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Bacteria Belonging to Pseudomonas typographi sp. nov. from the Bark Beetle Ips typographus Have Genomic Potential to Aid in the Host Ecology

1
Microbiology and Genetics Department, University of Salamanca, 37007 Salamanca, Spain
2
Spanish-Portuguese Institute for Agricultural Research (CIALE), 37185 Salamanca, Spain
3
Department of Botany, Faculty of Science, Charles University, Benátská 2, 128 01 Prague, Czech Republic
4
Laboratory of Fungal Genetics and Metabolism, Institute of Microbiology of the Academy of Sciences of the Czech Republic, 142 20 Prague, Czech Republic
5
Associated Research Unit of Plant-Microorganism Interaction, University of Salamanca-IRNASA-CSIC, 37008 Salamanca, Spain
*
Author to whom correspondence should be addressed.
Insects 2020, 11(9), 593; https://doi.org/10.3390/insects11090593
Received: 4 July 2020 / Revised: 23 August 2020 / Accepted: 1 September 2020 / Published: 3 September 2020
European Bark Beetle (Ips typographus) is a pest that affects dead and weakened spruce trees. Under certain environmental conditions, it has massive outbreaks, resulting in attacks of healthy trees, becoming a forest pest. It has been proposed that the bark beetle’s microbiome plays a key role in the insect’s ecology, providing nutrients, inhibiting pathogens, and degrading tree defense compounds, among other probable traits. During a study of bacterial associates from I. typographus, we isolated three strains identified as Pseudomonas from different beetle life stages. In this work, we aimed to reveal the taxonomic status of these bacterial strains and to sequence and annotate their genomes to mine possible traits related to a role within the bark beetle holobiont. Our study indicates that these bacteria constitute a new species for which the name of Pseudomonas typographi sp. nov. is proposed. Moreover, their genome analysis suggests different metabolic pathways possibly related to the beetle’s ecology. Finally, in vitro tests conclude the capability of these bacteria to inhibit beetle’s fungal pathogens. Altogether, these results suggest that P. typographi aids I. typographi nutrition and resistance to fungal pathogens. These findings might be of interest in the development of integrated methods for pest control.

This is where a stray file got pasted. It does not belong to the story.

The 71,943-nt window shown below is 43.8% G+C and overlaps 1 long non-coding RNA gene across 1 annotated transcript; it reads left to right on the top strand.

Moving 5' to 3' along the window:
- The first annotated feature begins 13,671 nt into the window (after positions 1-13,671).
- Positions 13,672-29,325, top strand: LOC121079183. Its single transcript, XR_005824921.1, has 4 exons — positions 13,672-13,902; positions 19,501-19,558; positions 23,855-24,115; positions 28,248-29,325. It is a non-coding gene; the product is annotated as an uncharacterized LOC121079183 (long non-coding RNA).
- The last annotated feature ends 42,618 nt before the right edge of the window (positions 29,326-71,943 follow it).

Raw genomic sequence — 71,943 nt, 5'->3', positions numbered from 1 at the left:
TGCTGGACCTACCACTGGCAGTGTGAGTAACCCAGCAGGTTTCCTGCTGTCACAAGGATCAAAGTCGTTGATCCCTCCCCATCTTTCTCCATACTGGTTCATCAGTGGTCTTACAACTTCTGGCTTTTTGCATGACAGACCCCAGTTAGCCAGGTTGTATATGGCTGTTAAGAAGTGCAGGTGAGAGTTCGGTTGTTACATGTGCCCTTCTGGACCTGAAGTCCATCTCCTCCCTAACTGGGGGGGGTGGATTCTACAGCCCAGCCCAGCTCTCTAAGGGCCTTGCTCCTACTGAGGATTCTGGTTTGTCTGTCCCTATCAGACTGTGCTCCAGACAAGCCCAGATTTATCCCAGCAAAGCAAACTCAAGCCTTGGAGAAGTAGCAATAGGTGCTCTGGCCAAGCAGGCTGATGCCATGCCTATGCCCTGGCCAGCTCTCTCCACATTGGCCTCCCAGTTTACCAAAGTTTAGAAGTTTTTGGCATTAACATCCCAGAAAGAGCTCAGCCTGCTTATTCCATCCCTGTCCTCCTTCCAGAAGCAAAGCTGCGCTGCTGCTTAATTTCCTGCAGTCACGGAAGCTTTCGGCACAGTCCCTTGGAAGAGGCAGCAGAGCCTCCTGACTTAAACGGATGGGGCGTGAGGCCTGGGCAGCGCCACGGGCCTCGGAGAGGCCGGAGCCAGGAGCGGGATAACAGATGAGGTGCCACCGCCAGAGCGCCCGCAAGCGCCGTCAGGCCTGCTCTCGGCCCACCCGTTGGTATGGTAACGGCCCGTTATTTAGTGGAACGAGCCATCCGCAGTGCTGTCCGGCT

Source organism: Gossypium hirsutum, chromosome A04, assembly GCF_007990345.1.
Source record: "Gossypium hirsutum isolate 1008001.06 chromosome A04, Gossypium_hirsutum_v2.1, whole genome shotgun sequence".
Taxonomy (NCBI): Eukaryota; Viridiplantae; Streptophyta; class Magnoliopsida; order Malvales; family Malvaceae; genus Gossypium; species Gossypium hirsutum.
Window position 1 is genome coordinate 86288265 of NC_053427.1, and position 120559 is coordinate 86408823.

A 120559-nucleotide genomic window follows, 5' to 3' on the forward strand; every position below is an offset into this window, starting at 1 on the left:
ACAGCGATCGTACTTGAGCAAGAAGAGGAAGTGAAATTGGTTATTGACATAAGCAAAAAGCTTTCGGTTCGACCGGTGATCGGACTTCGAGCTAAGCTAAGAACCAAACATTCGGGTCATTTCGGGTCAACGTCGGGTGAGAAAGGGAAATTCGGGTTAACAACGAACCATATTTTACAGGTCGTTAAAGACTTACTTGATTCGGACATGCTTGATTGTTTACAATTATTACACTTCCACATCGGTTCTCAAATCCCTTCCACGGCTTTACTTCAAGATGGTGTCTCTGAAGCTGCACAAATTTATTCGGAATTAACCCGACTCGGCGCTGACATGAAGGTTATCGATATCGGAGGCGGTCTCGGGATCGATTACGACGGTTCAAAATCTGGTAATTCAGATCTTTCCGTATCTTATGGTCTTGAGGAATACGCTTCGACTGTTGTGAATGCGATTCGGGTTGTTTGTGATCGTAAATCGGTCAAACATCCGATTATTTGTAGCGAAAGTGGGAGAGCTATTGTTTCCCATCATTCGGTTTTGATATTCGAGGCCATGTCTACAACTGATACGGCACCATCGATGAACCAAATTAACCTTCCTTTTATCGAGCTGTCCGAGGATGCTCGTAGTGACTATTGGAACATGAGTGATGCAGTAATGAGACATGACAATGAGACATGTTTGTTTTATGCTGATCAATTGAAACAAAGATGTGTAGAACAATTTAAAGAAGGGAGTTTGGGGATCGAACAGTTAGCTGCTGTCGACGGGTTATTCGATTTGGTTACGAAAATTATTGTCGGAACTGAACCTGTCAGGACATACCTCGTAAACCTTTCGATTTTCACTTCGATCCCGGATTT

Abstract

European Bark Beetle Ips typographus is a secondary pest that affects dead and weakened spruce trees (Picea genus). Under certain environmental conditions, it has massive outbreaks, resulting in the attacks of healthy trees, becoming a forest pest. It has been proposed that the bark beetle’s microbiome plays a key role in the insect’s ecology, providing nutrients, inhibiting pathogens, and degrading tree defense compounds, among other probable traits yet to be discovered. During a study of bacterial associates from I. typographus, we isolated three strains identified as Pseudomonas from different beetle life stages. A polyphasic taxonomical approach showed that they belong to a new species for which the name Pseudomonas typographi sp nov. is proposed. Genome sequences show their potential to hydrolyze wood compounds and synthesize several vitamins; screening for enzymes production was verified using PNP substrates. Assays in Petri dishes confirmed cellulose and xylan hydrolysis. Moreover, the genomes harbor genes encoding chitinases and gene clusters involved in the synthesis of secondary metabolites with antimicrobial potential. In vitro tests confirmed the capability of the three P. typographi strains to inhibit several Ips beetles’ pathogenic fungi. Altogether, these results suggest that P. typographi aids I. typographi nutrition and resistance to fungal pathogens.
Keywords: Ips typographus; bark beetle; bacteriome; Pseudomonas; beneficial Ips typographus; bark beetle; bacteriome; Pseudomonas; beneficial

1. Introduction

European bark beetle I. typographus is a secondary pest that affects mainly dead, stressed, and weakened spruce trees (Picea genus). Under certain environmental conditions, they have massive outbreaks, resulting in their attack of healthy trees, thus becoming a forest pest. It has been proposed that bark beetles’ microbiome plays a key role in the insect’s ecology with the provision of nutrients, inhibition of pathogens, degradation of tree defense compounds, among other probable traits yet to unveil [1,2].